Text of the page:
Show services list

Infant Feeding Team

Breastfeeding is normal, natural and the healthiest way to feed your baby but it is not always easy. This is especially true if you do not get the right support. We follow the quality standards set out by UNICEF Baby Friendly UK and this means our staff and services are designed to support your feeding journey however you choose to feed. For more information on the UNICEF Baby Friendly Initiative, please click here.

We have a dedicated Infant Feeding Team based at the Trust, which was highlighted as Outstanding, by the Care Quality Commission in 2019.

You can contact them on 07816 061633 by call or text. Please leave a message and we they will return your call. The Infant Feeding team are here to give you information and support over the phone or they can arrange to see you face-to-face.

more-than-milkYou can contact them before you have your baby, while you are in hospital and once you are discharged home.

If you have particular concerns about feeding, have had a previous difficult feeding experience or have a complicated pregnancy, the team offers parent craft classes one-to-one or in small groups which can be tailored to your needs.


Follow the Infant Feeding team on:

Twitter: @SWBH_IFT 

Instagram: @SWBH_feedingteam.

For more information about disabled access for this service, please click here.


From left to right:

  • Kirsty Hall, Infant feeding midwife and IBCLC
  • Louise Thompson, Infant feeding coordinator and IBCLC
  • Suad Abdullahi, Infant feeding lead neonatal and IBCLC
  • Kristy Dunning, Infant feeding midwife and IBCLC

IBCLC = International board-certified lactation consultant



We offer a range of services throughout your pregnancy and after you have had your baby. Please call us with any questions/concerns you may have had as we are always happy to help. If you are diabetic, carrying twins/triplets or have previously had a baby born prematurely we are happy to meet with you to help prepare you for feeding your new baby. We work alongside our colleagues in clinic and can meet with you on a one to one basis at a time to suit you or alternatively we are happy to discuss any issues over the telephone. We provide one-to-one support on our postnatal and paediatric wards.

We can support you with many feeding issues including weight loss, tongue tie, meditation in breast milk, access to donor milk medication or anything that’s concerning you no matter how small you might think the problem is. Please also see our contact section for details of local and national feeding support. We can offer help and support on breastfeeding and returning to work, future pregnancies and tandem feeding.

If you have enjoyed breastfeeding your baby and would love to help support other local mums, why not consider attending peer support training? Please call us for details.

Patient Stories

Patient Stories



SWB Infant Feeding Clinic Helpline – 07816 061633

For virtual breastfeeding support 24/7 access the breastfeeding chatbot on Facebook messenger, Alexa and Google Home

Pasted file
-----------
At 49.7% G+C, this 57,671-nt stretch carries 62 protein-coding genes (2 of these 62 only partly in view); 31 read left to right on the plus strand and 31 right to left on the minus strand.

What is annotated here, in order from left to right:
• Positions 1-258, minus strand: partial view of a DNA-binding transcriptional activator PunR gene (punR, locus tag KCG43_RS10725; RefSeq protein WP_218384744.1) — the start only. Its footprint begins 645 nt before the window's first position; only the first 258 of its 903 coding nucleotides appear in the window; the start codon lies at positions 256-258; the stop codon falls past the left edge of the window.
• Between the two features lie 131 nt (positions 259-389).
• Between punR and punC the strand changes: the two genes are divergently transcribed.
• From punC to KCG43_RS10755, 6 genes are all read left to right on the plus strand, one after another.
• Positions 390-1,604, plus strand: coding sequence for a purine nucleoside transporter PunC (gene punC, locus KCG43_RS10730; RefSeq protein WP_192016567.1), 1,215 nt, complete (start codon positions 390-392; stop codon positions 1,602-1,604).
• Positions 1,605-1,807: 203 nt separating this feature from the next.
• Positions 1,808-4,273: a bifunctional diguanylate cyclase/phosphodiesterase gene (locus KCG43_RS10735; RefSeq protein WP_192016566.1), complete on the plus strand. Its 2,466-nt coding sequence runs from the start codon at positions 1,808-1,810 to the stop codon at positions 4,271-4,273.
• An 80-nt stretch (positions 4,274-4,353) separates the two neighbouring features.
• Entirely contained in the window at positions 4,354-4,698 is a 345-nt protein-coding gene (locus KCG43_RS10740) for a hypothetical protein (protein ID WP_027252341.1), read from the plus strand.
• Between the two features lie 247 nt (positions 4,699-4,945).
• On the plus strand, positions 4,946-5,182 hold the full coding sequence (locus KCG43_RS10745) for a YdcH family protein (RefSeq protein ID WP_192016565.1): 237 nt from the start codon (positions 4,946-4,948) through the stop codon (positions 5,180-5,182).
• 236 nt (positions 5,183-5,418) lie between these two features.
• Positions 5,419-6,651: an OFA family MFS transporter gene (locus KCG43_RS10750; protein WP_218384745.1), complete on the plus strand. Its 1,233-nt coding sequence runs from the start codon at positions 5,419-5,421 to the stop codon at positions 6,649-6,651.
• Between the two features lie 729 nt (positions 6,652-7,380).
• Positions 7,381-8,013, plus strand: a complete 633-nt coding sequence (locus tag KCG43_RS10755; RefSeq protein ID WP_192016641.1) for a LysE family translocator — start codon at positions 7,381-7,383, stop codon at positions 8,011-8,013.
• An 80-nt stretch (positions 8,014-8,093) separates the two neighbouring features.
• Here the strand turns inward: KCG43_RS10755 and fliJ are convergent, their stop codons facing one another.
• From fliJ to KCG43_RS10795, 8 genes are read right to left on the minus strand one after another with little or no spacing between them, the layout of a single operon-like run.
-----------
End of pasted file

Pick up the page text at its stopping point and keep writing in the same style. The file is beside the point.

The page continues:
Further support can be obtained from:

National Breastfeeding Helpline – 0300 100 0212

Breastfeeding Network Helpline – 0300 100 0210

Sandwell Breastfeeding Network Helpline – 07505 775357 /

La Leche League Helpline – 0845 102 2918

NCT Breastfeeding Helpline – 0300 330 0771

Association of Breastfeeding Mothers Helpline – 08444 122949

Information for patients

Films - educational 'how to' videos
The links below go to videos created by the Infant Feeding Team. They are a series of instructional and educational videos which show parents “how to” feed their baby, and clean and use equipment.

How to hand express breast milk 
How to breastfeed comfortably  
How to wash breast pump equipment on the Neonatal unit  
Expressing your breast milk before your baby is born
How to use a Carum breast pump
How to use a Calypso breast pump
Responsive bottle feeding
How to use nipple shields 
Baby and Infant Mental Health
However you feed your baby, responding to them and holding them close for feeds and cuddling them when they feel sad will help them feel safe and secure and flood their developing brain with happy hormones. This relationship starts when you are pregnant.

There is lots of useful information about raising a happy baby in this leaflet ‘Building a happy baby’, click here to download.

  • Follow this link for information on why babies cry and how to cope.
  • Learn more about babies’ social and emotional development by clicking the following here

You may also find this short film useful: 

How do I get off to a good start
Skin-to-skin contact as soon as you are able and for at least after the first feed will help you get off to a good start with feeding. Feed your baby frequently. In the first 24 hours your baby may only feed three or four times but they may feed more. After the first 24 hours your baby will need to feed at least eight to ten times in 24 hours. You cannot overfeed a breastfed baby. For more information click here.

You can assess how your baby is breastfeeding using a feeding assessment which is on page 8 in your baby’s Red book or you can click here. You might also find this film useful about meeting your baby for the first time:

Your relationship with your baby starts when they are in your tummy. Taking time out to talk to your bump while you are pregnant may help you respond to them once they are born.

How will I know my baby is breastfeeding well
Many parents worry that they will not know if  the baby is breastfeeding well because they cannot see how much milk they are taking. Watch the videos below to see what an effective feed looks like:

Feeling sad during a breastfeed
Depression or other negative emotions upon milk let-down (D-MER) A small number of breastfeeding mothers experience feelings of depression (or anxiety, homesickness, agitation or anger) beginning immediately before their milk lets down and it may last a few minutes. This is called Dysphoric Milk Ejection Reflex, or D-MER. This appears to be a physiological response (not a psychological response) that may be tied to a sudden decrease in the brain chemical dopamine immediately before milk let-down.

Many mums experiencing these symptoms find it helpful to visit, but you can also contact the Infant Feeding Team on 07816 061633

Feeding on the Neonatal Unit